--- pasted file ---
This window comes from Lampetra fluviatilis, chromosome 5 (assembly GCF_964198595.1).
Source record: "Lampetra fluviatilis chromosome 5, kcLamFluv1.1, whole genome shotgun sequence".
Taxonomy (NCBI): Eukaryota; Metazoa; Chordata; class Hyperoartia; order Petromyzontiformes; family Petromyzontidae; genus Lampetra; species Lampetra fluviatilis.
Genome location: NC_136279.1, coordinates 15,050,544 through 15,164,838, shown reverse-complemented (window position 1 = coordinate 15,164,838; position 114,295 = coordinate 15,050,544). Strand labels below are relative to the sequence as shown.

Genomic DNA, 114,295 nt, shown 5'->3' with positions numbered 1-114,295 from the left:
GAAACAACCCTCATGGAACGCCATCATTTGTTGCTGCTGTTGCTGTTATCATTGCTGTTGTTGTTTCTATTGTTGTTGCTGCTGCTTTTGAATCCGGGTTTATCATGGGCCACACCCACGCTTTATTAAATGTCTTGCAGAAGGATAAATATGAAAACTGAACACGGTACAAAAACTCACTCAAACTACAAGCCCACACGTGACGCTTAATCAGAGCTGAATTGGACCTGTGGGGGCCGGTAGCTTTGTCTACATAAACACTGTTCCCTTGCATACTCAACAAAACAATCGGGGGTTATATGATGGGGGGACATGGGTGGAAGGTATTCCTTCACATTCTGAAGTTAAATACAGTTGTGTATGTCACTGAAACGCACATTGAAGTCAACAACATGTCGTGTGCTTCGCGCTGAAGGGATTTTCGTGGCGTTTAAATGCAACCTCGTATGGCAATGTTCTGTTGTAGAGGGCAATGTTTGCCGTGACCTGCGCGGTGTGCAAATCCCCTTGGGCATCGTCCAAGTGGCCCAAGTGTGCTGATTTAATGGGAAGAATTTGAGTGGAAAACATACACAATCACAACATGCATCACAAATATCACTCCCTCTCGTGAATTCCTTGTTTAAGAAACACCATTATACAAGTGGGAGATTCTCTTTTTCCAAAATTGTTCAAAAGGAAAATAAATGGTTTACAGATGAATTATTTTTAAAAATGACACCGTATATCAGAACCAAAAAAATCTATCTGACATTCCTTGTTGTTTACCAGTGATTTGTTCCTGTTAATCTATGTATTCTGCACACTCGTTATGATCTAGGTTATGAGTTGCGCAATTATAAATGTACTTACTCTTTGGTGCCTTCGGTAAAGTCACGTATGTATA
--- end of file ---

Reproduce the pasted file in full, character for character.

This window comes from Lampetra fluviatilis, chromosome 5 (assembly GCF_964198595.1).
Source record: "Lampetra fluviatilis chromosome 5, kcLamFluv1.1, whole genome shotgun sequence".
Taxonomy (NCBI): Eukaryota; Metazoa; Chordata; class Hyperoartia; order Petromyzontiformes; family Petromyzontidae; genus Lampetra; species Lampetra fluviatilis.
Genome location: NC_136279.1, coordinates 15,050,544 through 15,164,838, shown reverse-complemented (window position 1 = coordinate 15,164,838; position 114,295 = coordinate 15,050,544). Strand labels below are relative to the sequence as shown.

Genomic DNA, 114,295 nt, shown 5'->3' with positions numbered 1-114,295 from the left:
GAAACAACCCTCATGGAACGCCATCATTTGTTGCTGCTGTTGCTGTTATCATTGCTGTTGTTGTTTCTATTGTTGTTGCTGCTGCTTTTGAATCCGGGTTTATCATGGGCCACACCCACGCTTTATTAAATGTCTTGCAGAAGGATAAATATGAAAACTGAACACGGTACAAAAACTCACTCAAACTACAAGCCCACACGTGACGCTTAATCAGAGCTGAATTGGACCTGTGGGGGCCGGTAGCTTTGTCTACATAAACACTGTTCCCTTGCATACTCAACAAAACAATCGGGGGTTATATGATGGGGGGACATGGGTGGAAGGTATTCCTTCACATTCTGAAGTTAAATACAGTTGTGTATGTCACTGAAACGCACATTGAAGTCAACAACATGTCGTGTGCTTCGCGCTGAAGGGATTTTCGTGGCGTTTAAATGCAACCTCGTATGGCAATGTTCTGTTGTAGAGGGCAATGTTTGCCGTGACCTGCGCGGTGTGCAAATCCCCTTGGGCATCGTCCAAGTGGCCCAAGTGTGCTGATTTAATGGGAAGAATTTGAGTGGAAAACATACACAATCACAACATGCATCACAAATATCACTCCCTCTCGTGAATTCCTTGTTTAAGAAACACCATTATACAAGTGGGAGATTCTCTTTTTCCAAAATTGTTCAAAAGGAAAATAAATGGTTTACAGATGAATTATTTTTAAAAATGACACCGTATATCAGAACCAAAAAAATCTATCTGACATTCCTTGTTGTTTACCAGTGATTTGTTCCTGTTAATCTATGTATTCTGCACACTCGTTATGATCTAGGTTATGAGTTGCGCAATTATAAATGTACTTACTCTTTGGTGCCTTCGGTAAAGTCACGTATGTATA